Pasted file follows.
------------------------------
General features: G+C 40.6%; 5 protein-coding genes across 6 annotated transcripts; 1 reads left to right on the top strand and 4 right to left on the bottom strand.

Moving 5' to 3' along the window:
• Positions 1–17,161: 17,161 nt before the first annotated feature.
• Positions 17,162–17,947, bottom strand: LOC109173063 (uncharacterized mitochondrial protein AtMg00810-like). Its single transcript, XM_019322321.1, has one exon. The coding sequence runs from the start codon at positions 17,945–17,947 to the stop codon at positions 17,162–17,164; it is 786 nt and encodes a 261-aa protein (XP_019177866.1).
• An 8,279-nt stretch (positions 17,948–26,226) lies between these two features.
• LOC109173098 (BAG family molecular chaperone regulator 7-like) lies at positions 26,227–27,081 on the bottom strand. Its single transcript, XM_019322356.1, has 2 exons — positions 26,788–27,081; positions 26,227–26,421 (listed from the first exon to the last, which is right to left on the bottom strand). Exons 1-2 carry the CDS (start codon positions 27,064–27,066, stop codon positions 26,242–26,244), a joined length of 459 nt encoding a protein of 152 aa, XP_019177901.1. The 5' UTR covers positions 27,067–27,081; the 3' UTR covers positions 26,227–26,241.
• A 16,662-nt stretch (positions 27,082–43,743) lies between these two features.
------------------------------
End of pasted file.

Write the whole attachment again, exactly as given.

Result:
General features: G+C 40.6%; 5 protein-coding genes across 6 annotated transcripts; 1 reads left to right on the top strand and 4 right to left on the bottom strand.

Moving 5' to 3' along the window:
• Positions 1–17,161: 17,161 nt before the first annotated feature.
• Positions 17,162–17,947, bottom strand: LOC109173063 (uncharacterized mitochondrial protein AtMg00810-like). Its single transcript, XM_019322321.1, has one exon. The coding sequence runs from the start codon at positions 17,945–17,947 to the stop codon at positions 17,162–17,164; it is 786 nt and encodes a 261-aa protein (XP_019177866.1).
• An 8,279-nt stretch (positions 17,948–26,226) lies between these two features.
• LOC109173098 (BAG family molecular chaperone regulator 7-like) lies at positions 26,227–27,081 on the bottom strand. Its single transcript, XM_019322356.1, has 2 exons — positions 26,788–27,081; positions 26,227–26,421 (listed from the first exon to the last, which is right to left on the bottom strand). Exons 1-2 carry the CDS (start codon positions 27,064–27,066, stop codon positions 26,242–26,244), a joined length of 459 nt encoding a protein of 152 aa, XP_019177901.1. The 5' UTR covers positions 27,067–27,081; the 3' UTR covers positions 26,227–26,241.
• A 16,662-nt stretch (positions 27,082–43,743) lies between these two features.